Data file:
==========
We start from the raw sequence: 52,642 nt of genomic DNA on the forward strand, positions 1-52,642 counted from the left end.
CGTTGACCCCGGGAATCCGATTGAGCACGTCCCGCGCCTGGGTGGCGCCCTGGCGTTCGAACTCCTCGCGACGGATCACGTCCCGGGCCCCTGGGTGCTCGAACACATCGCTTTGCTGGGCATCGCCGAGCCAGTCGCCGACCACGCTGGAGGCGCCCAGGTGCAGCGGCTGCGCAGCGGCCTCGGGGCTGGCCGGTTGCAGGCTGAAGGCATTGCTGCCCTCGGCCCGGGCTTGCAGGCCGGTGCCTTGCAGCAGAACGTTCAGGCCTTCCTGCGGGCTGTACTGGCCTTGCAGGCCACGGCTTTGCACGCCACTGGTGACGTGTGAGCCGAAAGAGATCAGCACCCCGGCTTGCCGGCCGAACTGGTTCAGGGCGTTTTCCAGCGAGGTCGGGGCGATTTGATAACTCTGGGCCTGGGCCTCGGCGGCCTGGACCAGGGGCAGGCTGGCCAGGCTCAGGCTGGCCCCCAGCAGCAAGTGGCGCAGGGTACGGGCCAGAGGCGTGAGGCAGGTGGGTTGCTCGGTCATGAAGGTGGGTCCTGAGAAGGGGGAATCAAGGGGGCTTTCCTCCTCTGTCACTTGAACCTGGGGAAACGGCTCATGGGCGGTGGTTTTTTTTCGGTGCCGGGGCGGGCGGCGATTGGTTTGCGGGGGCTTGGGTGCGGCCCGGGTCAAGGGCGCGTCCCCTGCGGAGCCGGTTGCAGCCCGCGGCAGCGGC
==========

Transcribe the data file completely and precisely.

We start from the raw sequence: 52,642 nt of genomic DNA on the forward strand, positions 1-52,642 counted from the left end.
CGTTGACCCCGGGAATCCGATTGAGCACGTCCCGCGCCTGGGTGGCGCCCTGGCGTTCGAACTCCTCGCGACGGATCACGTCCCGGGCCCCTGGGTGCTCGAACACATCGCTTTGCTGGGCATCGCCGAGCCAGTCGCCGACCACGCTGGAGGCGCCCAGGTGCAGCGGCTGCGCAGCGGCCTCGGGGCTGGCCGGTTGCAGGCTGAAGGCATTGCTGCCCTCGGCCCGGGCTTGCAGGCCGGTGCCTTGCAGCAGAACGTTCAGGCCTTCCTGCGGGCTGTACTGGCCTTGCAGGCCACGGCTTTGCACGCCACTGGTGACGTGTGAGCCGAAAGAGATCAGCACCCCGGCTTGCCGGCCGAACTGGTTCAGGGCGTTTTCCAGCGAGGTCGGGGCGATTTGATAACTCTGGGCCTGGGCCTCGGCGGCCTGGACCAGGGGCAGGCTGGCCAGGCTCAGGCTGGCCCCCAGCAGCAAGTGGCGCAGGGTACGGGCCAGAGGCGTGAGGCAGGTGGGTTGCTCGGTCATGAAGGTGGGTCCTGAGAAGGGGGAATCAAGGGGGCTTTCCTCCTCTGTCACTTGAACCTGGGGAAACGGCTCATGGGCGGTGGTTTTTTTTCGGTGCCGGGGCGGGCGGCGATTGGTTTGCGGGGGCTTGGGTGCGGCCCGGGTCAAGGGCGCGTCCCCTGCGGAGCCGGTTGCAGCCCGCGGCAGCGGC